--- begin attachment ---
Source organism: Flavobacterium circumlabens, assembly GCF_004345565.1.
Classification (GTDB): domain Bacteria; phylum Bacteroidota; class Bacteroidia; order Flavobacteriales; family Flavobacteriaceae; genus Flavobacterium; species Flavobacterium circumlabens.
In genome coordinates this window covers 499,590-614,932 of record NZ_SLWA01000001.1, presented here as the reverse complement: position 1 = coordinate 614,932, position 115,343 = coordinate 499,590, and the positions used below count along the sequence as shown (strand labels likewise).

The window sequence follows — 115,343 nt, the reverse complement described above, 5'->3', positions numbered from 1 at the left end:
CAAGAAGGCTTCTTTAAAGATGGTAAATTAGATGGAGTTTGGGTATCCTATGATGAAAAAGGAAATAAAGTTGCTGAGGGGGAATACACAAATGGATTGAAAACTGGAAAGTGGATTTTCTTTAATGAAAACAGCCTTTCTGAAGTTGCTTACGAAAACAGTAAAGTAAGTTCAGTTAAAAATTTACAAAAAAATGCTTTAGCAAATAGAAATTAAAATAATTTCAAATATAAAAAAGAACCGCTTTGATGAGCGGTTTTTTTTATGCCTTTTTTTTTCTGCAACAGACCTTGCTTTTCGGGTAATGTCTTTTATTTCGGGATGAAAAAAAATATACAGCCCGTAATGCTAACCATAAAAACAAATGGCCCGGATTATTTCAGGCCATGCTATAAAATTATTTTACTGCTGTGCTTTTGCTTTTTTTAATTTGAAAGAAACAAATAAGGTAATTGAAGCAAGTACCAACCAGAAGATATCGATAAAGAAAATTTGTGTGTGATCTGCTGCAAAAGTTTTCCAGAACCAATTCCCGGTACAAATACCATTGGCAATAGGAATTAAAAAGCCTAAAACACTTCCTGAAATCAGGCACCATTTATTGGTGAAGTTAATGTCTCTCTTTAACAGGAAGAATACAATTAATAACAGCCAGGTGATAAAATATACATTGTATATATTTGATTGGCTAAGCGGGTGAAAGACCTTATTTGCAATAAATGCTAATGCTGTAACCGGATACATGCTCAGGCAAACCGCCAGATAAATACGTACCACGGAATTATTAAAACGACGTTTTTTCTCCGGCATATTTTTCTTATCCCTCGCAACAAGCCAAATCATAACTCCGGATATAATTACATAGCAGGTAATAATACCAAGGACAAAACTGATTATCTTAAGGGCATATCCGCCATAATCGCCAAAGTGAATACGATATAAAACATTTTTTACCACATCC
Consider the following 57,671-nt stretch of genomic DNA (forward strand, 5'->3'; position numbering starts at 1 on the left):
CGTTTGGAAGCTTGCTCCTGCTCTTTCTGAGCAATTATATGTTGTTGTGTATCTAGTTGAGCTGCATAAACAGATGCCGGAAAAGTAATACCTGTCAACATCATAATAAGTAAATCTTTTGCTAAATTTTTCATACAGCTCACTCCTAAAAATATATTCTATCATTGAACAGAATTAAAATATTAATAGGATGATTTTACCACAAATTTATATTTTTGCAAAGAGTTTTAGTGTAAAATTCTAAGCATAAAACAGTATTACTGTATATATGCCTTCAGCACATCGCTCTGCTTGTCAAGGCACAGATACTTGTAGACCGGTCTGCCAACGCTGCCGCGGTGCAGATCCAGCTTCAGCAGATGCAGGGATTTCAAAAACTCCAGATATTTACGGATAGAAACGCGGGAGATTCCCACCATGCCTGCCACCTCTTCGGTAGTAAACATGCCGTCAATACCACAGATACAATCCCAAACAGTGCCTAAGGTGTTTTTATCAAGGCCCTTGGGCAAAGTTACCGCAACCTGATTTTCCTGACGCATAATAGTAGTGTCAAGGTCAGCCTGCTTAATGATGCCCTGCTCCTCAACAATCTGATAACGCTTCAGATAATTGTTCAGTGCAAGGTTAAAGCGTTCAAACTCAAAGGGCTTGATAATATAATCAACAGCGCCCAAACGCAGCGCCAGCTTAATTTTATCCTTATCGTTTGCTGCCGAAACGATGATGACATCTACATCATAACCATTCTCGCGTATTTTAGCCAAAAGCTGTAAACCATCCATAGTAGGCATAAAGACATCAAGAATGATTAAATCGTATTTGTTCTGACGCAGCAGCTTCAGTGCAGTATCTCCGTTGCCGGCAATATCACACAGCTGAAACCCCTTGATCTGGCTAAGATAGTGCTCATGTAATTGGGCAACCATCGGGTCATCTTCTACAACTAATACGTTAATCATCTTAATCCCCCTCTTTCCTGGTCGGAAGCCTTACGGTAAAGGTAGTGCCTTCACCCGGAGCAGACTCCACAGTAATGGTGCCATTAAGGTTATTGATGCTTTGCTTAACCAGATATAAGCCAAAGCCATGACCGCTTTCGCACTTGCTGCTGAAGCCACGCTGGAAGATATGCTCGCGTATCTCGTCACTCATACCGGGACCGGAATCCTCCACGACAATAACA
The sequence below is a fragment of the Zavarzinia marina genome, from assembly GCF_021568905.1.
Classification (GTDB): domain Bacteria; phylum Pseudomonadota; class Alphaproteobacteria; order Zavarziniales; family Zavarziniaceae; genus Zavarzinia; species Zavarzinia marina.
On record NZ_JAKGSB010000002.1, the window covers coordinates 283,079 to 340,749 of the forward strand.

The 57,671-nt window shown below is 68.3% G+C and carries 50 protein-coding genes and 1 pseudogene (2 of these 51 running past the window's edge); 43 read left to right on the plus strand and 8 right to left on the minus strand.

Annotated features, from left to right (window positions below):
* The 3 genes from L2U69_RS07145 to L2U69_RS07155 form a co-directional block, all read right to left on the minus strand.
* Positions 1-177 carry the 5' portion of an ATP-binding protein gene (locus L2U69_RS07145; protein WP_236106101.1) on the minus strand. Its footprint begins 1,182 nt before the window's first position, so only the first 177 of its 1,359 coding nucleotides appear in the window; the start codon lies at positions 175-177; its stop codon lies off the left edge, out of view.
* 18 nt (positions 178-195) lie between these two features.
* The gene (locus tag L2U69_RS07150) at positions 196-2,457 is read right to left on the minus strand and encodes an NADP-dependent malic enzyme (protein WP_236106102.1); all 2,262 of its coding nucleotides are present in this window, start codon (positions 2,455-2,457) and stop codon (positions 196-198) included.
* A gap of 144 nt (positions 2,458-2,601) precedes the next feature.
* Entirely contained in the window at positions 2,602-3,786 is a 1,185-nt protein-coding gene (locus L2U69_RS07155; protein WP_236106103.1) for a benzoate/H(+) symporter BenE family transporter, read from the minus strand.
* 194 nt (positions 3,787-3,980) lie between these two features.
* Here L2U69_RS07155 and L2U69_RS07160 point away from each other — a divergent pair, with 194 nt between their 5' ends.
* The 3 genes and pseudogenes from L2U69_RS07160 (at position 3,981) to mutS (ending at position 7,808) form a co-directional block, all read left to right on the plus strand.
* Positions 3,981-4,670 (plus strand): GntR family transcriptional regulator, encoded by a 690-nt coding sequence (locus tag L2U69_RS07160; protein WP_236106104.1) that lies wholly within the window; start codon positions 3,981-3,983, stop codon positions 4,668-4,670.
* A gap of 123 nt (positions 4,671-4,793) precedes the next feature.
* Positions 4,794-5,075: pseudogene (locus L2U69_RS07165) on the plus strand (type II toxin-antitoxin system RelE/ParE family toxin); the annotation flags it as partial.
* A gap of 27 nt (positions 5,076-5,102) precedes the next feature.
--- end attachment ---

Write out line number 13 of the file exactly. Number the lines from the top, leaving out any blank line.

* The 3 genes from L2U69_RS07145 to L2U69_RS07155 form a co-directional block, all read right to left on the minus strand.